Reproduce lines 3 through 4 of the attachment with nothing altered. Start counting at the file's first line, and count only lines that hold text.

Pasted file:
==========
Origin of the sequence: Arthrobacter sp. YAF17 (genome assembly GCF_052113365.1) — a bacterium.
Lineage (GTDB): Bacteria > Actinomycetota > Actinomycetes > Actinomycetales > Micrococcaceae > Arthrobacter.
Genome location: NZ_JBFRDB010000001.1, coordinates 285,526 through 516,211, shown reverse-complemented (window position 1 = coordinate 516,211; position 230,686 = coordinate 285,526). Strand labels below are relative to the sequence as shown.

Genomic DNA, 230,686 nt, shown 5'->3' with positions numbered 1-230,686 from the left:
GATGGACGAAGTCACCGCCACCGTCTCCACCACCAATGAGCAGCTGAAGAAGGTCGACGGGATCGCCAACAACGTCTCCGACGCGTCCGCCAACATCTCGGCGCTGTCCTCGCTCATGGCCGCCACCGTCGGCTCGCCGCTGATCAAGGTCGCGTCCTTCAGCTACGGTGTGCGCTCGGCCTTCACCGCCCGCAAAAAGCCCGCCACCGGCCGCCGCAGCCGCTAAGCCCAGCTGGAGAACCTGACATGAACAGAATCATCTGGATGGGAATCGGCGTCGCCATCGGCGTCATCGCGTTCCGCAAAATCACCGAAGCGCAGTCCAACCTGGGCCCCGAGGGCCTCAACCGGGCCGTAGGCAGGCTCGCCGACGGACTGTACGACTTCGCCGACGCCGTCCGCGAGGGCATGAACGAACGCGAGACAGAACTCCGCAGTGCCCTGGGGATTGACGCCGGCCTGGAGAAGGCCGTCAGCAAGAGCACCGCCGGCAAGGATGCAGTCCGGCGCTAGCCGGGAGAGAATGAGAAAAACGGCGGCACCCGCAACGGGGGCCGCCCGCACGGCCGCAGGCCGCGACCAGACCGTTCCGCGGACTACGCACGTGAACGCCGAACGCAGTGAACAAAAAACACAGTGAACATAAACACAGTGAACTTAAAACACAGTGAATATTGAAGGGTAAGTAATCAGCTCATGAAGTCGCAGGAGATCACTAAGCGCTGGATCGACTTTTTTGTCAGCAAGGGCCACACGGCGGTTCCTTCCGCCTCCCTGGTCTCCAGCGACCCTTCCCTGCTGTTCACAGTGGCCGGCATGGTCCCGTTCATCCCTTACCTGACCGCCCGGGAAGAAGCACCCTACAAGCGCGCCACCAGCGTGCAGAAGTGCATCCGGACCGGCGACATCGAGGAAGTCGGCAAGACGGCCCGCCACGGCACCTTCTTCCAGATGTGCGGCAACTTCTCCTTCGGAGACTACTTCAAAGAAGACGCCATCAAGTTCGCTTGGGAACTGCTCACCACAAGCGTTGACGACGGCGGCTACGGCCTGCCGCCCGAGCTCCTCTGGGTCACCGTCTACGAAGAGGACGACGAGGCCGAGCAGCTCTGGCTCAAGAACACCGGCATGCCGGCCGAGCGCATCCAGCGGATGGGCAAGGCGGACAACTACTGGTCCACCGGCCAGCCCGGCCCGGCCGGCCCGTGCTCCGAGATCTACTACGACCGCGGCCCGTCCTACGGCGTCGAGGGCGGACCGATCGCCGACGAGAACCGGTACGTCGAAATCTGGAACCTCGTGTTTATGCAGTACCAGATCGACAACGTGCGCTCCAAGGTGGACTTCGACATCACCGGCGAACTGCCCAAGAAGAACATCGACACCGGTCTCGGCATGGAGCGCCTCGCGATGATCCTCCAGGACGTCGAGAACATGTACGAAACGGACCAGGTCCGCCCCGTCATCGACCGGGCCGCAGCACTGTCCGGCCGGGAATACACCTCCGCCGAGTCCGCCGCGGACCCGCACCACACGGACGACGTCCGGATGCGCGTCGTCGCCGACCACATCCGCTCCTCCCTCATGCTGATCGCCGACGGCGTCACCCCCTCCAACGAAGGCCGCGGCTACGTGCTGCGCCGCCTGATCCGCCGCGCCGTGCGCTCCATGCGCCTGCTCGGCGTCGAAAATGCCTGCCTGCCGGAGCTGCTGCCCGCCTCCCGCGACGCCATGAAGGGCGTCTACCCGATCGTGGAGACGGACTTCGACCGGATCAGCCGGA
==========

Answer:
Genome location: NZ_JBFRDB010000001.1, coordinates 285,526 through 516,211, shown reverse-complemented (window position 1 = coordinate 516,211; position 230,686 = coordinate 285,526). Strand labels below are relative to the sequence as shown.

Genomic DNA, 230,686 nt, shown 5'->3' with positions numbered 1-230,686 from the left: